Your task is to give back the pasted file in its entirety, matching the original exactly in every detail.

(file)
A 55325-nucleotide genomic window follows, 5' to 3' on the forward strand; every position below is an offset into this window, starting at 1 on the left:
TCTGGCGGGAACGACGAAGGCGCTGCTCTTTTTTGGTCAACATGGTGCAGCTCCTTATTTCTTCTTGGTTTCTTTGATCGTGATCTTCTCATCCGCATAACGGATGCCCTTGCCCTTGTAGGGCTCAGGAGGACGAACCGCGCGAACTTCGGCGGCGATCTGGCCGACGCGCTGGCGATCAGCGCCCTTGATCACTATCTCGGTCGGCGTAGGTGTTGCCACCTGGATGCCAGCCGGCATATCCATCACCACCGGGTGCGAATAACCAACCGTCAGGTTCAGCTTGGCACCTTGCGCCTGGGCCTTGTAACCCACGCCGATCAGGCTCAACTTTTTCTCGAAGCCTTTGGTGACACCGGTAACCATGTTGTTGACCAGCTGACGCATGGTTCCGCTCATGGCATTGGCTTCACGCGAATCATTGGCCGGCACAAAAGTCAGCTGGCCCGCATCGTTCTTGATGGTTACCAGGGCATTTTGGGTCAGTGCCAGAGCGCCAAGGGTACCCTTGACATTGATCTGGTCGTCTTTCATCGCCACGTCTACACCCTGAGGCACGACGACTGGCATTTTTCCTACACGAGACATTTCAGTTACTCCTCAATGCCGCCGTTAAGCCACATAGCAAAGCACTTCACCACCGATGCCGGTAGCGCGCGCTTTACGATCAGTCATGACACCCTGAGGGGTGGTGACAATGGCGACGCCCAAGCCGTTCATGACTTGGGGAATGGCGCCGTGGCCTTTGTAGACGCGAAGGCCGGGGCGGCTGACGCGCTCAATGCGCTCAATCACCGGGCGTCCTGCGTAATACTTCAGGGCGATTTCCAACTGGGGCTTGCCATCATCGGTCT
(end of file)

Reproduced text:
A 55325-nucleotide genomic window follows, 5' to 3' on the forward strand; every position below is an offset into this window, starting at 1 on the left:
TCTGGCGGGAACGACGAAGGCGCTGCTCTTTTTTGGTCAACATGGTGCAGCTCCTTATTTCTTCTTGGTTTCTTTGATCGTGATCTTCTCATCCGCATAACGGATGCCCTTGCCCTTGTAGGGCTCAGGAGGACGAACCGCGCGAACTTCGGCGGCGATCTGGCCGACGCGCTGGCGATCAGCGCCCTTGATCACTATCTCGGTCGGCGTAGGTGTTGCCACCTGGATGCCAGCCGGCATATCCATCACCACCGGGTGCGAATAACCAACCGTCAGGTTCAGCTTGGCACCTTGCGCCTGGGCCTTGTAACCCACGCCGATCAGGCTCAACTTTTTCTCGAAGCCTTTGGTGACACCGGTAACCATGTTGTTGACCAGCTGACGCATGGTTCCGCTCATGGCATTGGCTTCACGCGAATCATTGGCCGGCACAAAAGTCAGCTGGCCCGCATCGTTCTTGATGGTTACCAGGGCATTTTGGGTCAGTGCCAGAGCGCCAAGGGTACCCTTGACATTGATCTGGTCGTCTTTCATCGCCACGTCTACACCCTGAGGCACGACGACTGGCATTTTTCCTACACGAGACATTTCAGTTACTCCTCAATGCCGCCGTTAAGCCACATAGCAAAGCACTTCACCACCGATGCCGGTAGCGCGCGCTTTACGATCAGTCATGACACCCTGAGGGGTGGTGACAATGGCGACGCCCAAGCCGTTCATGACTTGGGGAATGGCGCCGTGGCCTTTGTAGACGCGAAGGCCGGGGCGGCTGACGCGCTCAATGCGCTCAATCACCGGGCGTCCTGCGTAATACTTCAGGGCGATTTCCAACTGGGGCTTGCCATCATCGGTCT